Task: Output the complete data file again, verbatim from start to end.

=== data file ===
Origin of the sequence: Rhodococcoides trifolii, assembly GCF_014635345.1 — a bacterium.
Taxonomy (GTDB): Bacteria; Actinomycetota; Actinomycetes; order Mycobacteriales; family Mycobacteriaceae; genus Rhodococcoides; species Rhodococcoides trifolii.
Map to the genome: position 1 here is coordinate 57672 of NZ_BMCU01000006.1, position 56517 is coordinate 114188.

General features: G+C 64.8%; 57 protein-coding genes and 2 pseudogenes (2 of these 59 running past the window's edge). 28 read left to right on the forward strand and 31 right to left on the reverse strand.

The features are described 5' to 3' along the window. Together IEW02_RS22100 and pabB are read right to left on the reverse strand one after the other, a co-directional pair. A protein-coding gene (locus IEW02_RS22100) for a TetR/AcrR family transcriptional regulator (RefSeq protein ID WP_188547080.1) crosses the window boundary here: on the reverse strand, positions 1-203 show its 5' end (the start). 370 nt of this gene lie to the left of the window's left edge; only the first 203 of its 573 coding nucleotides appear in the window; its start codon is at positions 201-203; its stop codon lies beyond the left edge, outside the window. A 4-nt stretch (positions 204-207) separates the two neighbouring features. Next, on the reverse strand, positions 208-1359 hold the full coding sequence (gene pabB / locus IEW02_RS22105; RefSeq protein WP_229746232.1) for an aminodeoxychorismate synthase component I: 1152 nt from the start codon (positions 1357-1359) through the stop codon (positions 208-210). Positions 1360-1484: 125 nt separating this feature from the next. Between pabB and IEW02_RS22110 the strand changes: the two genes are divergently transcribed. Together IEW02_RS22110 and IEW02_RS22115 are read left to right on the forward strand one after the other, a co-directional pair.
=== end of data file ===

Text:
Origin of the sequence: Rhodococcoides trifolii, assembly GCF_014635345.1 — a bacterium.
Taxonomy (GTDB): Bacteria; Actinomycetota; Actinomycetes; order Mycobacteriales; family Mycobacteriaceae; genus Rhodococcoides; species Rhodococcoides trifolii.
Map to the genome: position 1 here is coordinate 57672 of NZ_BMCU01000006.1, position 56517 is coordinate 114188.

General features: G+C 64.8%; 57 protein-coding genes and 2 pseudogenes (2 of these 59 running past the window's edge). 28 read left to right on the forward strand and 31 right to left on the reverse strand.

The features are described 5' to 3' along the window. Together IEW02_RS22100 and pabB are read right to left on the reverse strand one after the other, a co-directional pair. A protein-coding gene (locus IEW02_RS22100) for a TetR/AcrR family transcriptional regulator (RefSeq protein ID WP_188547080.1) crosses the window boundary here: on the reverse strand, positions 1-203 show its 5' end (the start). 370 nt of this gene lie to the left of the window's left edge; only the first 203 of its 573 coding nucleotides appear in the window; its start codon is at positions 201-203; its stop codon lies beyond the left edge, outside the window. A 4-nt stretch (positions 204-207) separates the two neighbouring features. Next, on the reverse strand, positions 208-1359 hold the full coding sequence (gene pabB / locus IEW02_RS22105; RefSeq protein WP_229746232.1) for an aminodeoxychorismate synthase component I: 1152 nt from the start codon (positions 1357-1359) through the stop codon (positions 208-210). Positions 1360-1484: 125 nt separating this feature from the next. Between pabB and IEW02_RS22110 the strand changes: the two genes are divergently transcribed. Together IEW02_RS22110 and IEW02_RS22115 are read left to right on the forward strand one after the other, a co-directional pair.